This profile was last updated in 2009
Chapman University traces its founding to the Christian Church (Disciples of Christ), a small liberal protestant denomination. The Disciples tradition has a long history of ecumenism, and the Disciples were early members of the National Conference of Christians and Jews, one of the first organizations committed to interfaith dialogue. Later in the 20th century the Disciples denomination officially began extending dialogue to partners of all religious traditions. The Fish Interfaith Center at Chapman University represents this commitment. The Center is named in honor of the Rev. Dr. Merle and Marjorie Fish. Dr. Fish was a sociology professor, a Disciples of Christ minister, and a graduate of Chapman (Class of ’40). The Wallace All Faiths Chapel, which is housed in the Interfaith Center, is named in honor of the Rev. Ray and Pauline Wallace. The Wilkinson Founders Chapel, a small chapel within the building, is named in honor of J.E. and Flora Scott Wilkinson. J.E. Wilkinson, long-time chair of the University’s Board of Trustees, made the first contribution to the Chapel construction fund in memory of his wife, Flora. The University faced an interesting challenge seeking to create space that would be recognized as sacred by all religious traditions. Rather than using any permanent, tradition-specific symbolism (all such symbolism is moveable), the design committee identified four symbols common to religious traditions: light, nature, water, and architecture that either brings the cosmos into the space or that seems to lift one into the cosmos. To these four universal symbols, the architect, AC Martin Partners, added the notion of spiritual journey. The Fish Interfaith Center was officially opened in the fall of 2004.
The Fish Interfaith Center has won various awards for its design including the Architectural Award from the Chicago Athenaeum: Museum of Architecture and Design in 2002, and an 8-page pictorial article in the August 2005 issue of Interior Design Magazine for which it received the “Best of Year” award in the Institutions category for 2006. The building is sandy brick on the outside, with a “floating roof” design, and landscaping mostly consisting of waving desert grasses in sacred mound formations. A tall light tower, reminiscent of a minaret, stands at the main entrance, with backlit marble panels radiating a soft, lantern-like glow. The main entrance was designed by artist Lita Albuquerque and is titled “Solar Star Score and Fountain.” Five hundred pound double glass doors with beautiful bronze detailing, created by Nori Sato, connect the various elements of Albuquerque’s piece. Under foot, various blue ribbons are carved in the walkway, leading into one blue tile inlay river in the front hall. The swirling blue lines are actually the star chart of the Water Bearer constellation. Inscribed in the streams are quotations and sayings reflecting on themes of water, music, and the Divine. At the opposite end of the front hall shines a gold-leaf sun disc fountain installation. To the left, the main chapel sits tranquilly, beckoning with its bright light. Awe-inspiring four-story vaulted ceilings, and windows that change color based on the sunlight, both throughout the day, and throughout the year, create an airy, ethereal mood in the worship space. Above the raised dais and altar hangs Richard Turner’s large abstract bronze sculpture entitled “Equinox Sunrise”, suspended from clear wires, as if floating down from heaven. On the platform are black lacquered chancel furnishings with intricate marquetry of abstract images of galaxies and stars, the work of William Tunberg. The Interfaith Center also houses the Founder’s Chapel, the offices of the Interfaith Center staff and the Office of Church Relations staff, and the beautiful Garden of the Senses and Columbarium, landscaped by Susan Narduli.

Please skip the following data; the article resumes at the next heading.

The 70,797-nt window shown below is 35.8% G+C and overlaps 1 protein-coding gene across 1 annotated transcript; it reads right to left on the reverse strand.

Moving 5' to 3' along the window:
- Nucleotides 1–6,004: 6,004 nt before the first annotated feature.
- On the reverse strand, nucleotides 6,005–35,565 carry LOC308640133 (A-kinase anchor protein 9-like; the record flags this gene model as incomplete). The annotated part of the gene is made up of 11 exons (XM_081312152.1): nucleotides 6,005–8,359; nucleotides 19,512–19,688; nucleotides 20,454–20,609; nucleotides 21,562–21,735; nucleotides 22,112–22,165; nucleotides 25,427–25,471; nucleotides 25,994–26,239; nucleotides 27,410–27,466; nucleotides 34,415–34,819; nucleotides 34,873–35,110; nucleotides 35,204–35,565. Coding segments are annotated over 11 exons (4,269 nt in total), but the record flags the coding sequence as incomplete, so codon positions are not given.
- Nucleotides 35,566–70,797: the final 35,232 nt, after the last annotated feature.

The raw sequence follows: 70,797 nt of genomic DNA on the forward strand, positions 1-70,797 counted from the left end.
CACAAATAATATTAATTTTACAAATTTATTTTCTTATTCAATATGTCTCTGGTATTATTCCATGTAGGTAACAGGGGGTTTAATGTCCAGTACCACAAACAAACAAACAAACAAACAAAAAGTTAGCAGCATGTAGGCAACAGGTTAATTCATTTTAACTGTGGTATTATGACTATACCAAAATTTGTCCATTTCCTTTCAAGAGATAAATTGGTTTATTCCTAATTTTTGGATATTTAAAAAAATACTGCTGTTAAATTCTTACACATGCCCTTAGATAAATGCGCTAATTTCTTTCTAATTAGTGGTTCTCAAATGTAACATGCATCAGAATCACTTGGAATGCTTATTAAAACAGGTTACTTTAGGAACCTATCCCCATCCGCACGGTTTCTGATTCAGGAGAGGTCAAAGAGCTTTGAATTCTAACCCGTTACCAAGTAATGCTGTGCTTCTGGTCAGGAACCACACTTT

Structure and Staffing
The Fish Interfaith Center is staffed by the Dean of the Wallace All Faiths Chapel, the Administrative Assistant to the Dean, and student docents. The separate, but related Office of Church Relations is also housed in the Center. The Office of Church Relations provides the official link between Chapman University and its founding tradition, the Christian Church (Disciples of Christ), as well as the United Church of Christ. The Interfaith Center Advisory Council, consisting of twenty-five student, faculty, staff, administrator, trustee, and Orange County religious leader members, also assists the Dean with “development and evaluation of [the] policies and programming” of the Center. The Interfaith Council, led by and composed of students representing the religious groups on campus, meets weekly in the Interfaith Center, and is officially supported by the Center staff.
Activities and Schedule
In 1999, the University received the Templeton Foundation Award for Spiritual Growth Programs. The opening of the Fish Interfaith Center in 2004 enabled an expansion of spiritual programming opportunities. The Center hosts weekly gatherings of students from various religious traditions, including Latter-day Saints, Baha’i, Jewish, Buddhist, Catholic, Wicca, and protestant Christian groups. Most of these organizations meet for worship in the sacred space, but other events such as panel discussions, concerts, and film screenings are frequently held as well. During the week the Interfaith Center may host everything from group meditation, to the Book of Mormon reading club, the Interfaith Council meeting, and Hillel’s Shabbat service and dinner. Large annual events such as Baccalaureate and Take Back the Night are held in the Center, as well as academic lectures and conferences such as the 2009 Do Unto Others: A Conference on Animals and Religion.